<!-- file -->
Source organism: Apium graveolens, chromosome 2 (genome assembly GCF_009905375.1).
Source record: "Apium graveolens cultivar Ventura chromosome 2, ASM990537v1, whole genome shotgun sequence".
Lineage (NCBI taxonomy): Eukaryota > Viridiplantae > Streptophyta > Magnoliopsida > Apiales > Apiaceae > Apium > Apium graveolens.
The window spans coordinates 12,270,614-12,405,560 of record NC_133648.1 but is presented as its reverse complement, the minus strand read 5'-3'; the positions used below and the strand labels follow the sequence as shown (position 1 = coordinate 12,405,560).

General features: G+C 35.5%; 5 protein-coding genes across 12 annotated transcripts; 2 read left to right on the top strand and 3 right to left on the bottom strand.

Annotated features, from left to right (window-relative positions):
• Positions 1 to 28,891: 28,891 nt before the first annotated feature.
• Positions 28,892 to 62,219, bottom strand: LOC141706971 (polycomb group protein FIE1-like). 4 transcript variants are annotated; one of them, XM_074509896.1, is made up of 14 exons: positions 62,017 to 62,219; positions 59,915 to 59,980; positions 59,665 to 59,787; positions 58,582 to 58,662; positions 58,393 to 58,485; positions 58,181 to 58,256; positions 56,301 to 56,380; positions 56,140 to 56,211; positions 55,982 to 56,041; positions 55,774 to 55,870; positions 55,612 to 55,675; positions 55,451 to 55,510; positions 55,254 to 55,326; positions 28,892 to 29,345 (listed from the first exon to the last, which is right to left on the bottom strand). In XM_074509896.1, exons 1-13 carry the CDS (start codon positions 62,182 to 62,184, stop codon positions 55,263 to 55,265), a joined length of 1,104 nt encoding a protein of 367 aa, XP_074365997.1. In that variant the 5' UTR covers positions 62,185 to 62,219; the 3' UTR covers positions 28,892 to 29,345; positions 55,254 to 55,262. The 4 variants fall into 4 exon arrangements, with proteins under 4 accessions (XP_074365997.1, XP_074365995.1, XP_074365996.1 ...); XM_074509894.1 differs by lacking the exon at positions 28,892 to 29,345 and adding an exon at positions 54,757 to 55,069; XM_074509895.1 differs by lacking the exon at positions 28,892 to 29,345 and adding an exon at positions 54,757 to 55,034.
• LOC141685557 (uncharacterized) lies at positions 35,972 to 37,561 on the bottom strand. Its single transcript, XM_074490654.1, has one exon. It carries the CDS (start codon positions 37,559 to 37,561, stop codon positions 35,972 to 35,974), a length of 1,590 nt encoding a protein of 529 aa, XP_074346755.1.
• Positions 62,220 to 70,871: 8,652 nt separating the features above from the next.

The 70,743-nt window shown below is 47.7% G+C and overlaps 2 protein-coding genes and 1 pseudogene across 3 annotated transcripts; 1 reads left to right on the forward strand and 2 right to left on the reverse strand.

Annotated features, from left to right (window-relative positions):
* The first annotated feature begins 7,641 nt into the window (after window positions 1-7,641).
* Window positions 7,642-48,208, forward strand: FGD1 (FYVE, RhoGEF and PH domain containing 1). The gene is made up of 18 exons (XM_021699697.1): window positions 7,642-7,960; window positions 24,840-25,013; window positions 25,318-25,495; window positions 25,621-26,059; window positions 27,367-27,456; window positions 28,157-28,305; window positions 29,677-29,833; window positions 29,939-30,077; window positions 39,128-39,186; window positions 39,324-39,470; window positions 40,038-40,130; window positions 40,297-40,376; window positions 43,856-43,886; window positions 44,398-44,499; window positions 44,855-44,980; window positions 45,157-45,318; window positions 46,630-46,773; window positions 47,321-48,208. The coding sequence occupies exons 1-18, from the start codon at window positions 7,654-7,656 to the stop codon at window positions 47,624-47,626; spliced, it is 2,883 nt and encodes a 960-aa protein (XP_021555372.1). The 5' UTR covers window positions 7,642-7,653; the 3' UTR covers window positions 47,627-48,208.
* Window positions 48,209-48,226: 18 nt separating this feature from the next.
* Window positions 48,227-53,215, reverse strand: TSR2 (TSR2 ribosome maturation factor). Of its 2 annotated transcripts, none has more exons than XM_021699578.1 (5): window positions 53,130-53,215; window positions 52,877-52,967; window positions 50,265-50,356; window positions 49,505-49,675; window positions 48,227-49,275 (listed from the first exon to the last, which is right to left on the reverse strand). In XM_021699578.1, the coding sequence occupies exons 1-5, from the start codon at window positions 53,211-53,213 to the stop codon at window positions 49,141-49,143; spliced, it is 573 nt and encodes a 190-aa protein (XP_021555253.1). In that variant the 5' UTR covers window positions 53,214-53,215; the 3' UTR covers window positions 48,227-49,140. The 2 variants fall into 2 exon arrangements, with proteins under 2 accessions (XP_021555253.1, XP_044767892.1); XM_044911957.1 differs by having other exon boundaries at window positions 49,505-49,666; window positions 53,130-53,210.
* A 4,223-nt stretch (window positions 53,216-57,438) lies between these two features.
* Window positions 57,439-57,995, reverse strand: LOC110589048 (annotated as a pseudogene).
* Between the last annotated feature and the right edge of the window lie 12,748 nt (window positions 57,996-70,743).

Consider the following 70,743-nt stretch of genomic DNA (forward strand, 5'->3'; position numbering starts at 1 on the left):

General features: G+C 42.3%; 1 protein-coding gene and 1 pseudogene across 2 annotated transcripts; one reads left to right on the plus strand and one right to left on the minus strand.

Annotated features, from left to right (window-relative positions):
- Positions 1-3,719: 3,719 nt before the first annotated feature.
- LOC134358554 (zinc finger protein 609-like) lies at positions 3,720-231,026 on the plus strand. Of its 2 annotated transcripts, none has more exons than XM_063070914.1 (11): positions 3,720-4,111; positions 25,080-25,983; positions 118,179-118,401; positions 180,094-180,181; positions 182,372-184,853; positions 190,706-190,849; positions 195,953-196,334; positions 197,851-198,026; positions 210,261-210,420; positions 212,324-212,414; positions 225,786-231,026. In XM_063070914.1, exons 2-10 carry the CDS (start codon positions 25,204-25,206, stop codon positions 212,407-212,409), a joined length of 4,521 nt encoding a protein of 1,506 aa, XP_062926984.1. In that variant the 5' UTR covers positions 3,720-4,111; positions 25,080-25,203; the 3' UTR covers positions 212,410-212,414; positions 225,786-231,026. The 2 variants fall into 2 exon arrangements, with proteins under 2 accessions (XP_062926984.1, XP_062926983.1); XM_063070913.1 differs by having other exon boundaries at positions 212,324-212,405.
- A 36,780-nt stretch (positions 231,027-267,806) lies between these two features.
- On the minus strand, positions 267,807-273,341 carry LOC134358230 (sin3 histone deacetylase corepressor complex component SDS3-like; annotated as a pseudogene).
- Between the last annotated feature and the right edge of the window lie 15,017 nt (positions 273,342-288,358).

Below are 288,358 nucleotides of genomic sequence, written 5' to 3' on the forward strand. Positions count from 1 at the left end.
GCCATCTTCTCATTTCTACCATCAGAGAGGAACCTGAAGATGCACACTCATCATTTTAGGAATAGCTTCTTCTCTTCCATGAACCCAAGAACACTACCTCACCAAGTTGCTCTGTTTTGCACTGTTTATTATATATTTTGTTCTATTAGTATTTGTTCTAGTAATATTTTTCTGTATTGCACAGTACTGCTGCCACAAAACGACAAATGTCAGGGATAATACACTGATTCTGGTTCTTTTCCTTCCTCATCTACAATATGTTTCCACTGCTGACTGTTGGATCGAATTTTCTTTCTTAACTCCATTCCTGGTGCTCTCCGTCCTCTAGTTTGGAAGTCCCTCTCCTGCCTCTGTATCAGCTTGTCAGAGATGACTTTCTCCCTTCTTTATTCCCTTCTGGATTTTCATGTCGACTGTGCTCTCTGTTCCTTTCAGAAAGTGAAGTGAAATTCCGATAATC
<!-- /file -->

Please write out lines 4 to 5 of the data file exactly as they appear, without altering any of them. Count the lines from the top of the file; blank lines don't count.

The window spans coordinates 12,270,614-12,405,560 of record NC_133648.1 but is presented as its reverse complement, the minus strand read 5'-3'; the positions used below and the strand labels follow the sequence as shown (position 1 = coordinate 12,405,560).

General features: G+C 35.5%; 5 protein-coding genes across 12 annotated transcripts; 2 read left to right on the top strand and 3 right to left on the bottom strand.